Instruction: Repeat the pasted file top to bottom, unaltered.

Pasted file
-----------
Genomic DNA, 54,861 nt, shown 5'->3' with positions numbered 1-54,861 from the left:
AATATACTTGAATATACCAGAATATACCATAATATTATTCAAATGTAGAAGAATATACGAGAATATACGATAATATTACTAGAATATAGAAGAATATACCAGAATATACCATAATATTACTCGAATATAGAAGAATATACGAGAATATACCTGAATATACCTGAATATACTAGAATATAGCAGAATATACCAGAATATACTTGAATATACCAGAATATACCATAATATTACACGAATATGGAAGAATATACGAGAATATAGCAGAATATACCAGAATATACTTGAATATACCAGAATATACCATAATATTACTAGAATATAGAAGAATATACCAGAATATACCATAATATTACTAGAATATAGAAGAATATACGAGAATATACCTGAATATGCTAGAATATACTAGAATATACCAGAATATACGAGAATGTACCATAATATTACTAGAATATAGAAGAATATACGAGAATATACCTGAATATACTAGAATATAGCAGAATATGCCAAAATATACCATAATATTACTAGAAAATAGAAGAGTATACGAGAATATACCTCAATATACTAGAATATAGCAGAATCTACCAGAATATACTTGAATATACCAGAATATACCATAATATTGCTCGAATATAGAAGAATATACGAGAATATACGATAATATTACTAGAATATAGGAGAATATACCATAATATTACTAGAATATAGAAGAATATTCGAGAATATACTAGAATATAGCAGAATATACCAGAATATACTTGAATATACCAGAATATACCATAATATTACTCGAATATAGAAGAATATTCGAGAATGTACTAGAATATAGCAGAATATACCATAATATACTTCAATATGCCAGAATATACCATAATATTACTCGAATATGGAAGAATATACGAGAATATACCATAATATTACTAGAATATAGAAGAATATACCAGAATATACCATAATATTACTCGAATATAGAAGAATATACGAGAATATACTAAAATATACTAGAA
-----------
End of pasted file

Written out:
Genomic DNA, 54,861 nt, shown 5'->3' with positions numbered 1-54,861 from the left:
AATATACTTGAATATACCAGAATATACCATAATATTATTCAAATGTAGAAGAATATACGAGAATATACGATAATATTACTAGAATATAGAAGAATATACCAGAATATACCATAATATTACTCGAATATAGAAGAATATACGAGAATATACCTGAATATACCTGAATATACTAGAATATAGCAGAATATACCAGAATATACTTGAATATACCAGAATATACCATAATATTACACGAATATGGAAGAATATACGAGAATATAGCAGAATATACCAGAATATACTTGAATATACCAGAATATACCATAATATTACTAGAATATAGAAGAATATACCAGAATATACCATAATATTACTAGAATATAGAAGAATATACGAGAATATACCTGAATATGCTAGAATATACTAGAATATACCAGAATATACGAGAATGTACCATAATATTACTAGAATATAGAAGAATATACGAGAATATACCTGAATATACTAGAATATAGCAGAATATGCCAAAATATACCATAATATTACTAGAAAATAGAAGAGTATACGAGAATATACCTCAATATACTAGAATATAGCAGAATCTACCAGAATATACTTGAATATACCAGAATATACCATAATATTGCTCGAATATAGAAGAATATACGAGAATATACGATAATATTACTAGAATATAGGAGAATATACCATAATATTACTAGAATATAGAAGAATATTCGAGAATATACTAGAATATAGCAGAATATACCAGAATATACTTGAATATACCAGAATATACCATAATATTACTCGAATATAGAAGAATATTCGAGAATGTACTAGAATATAGCAGAATATACCATAATATACTTCAATATGCCAGAATATACCATAATATTACTCGAATATGGAAGAATATACGAGAATATACCATAATATTACTAGAATATAGAAGAATATACCAGAATATACCATAATATTACTCGAATATAGAAGAATATACGAGAATATACTAAAATATACTAGAA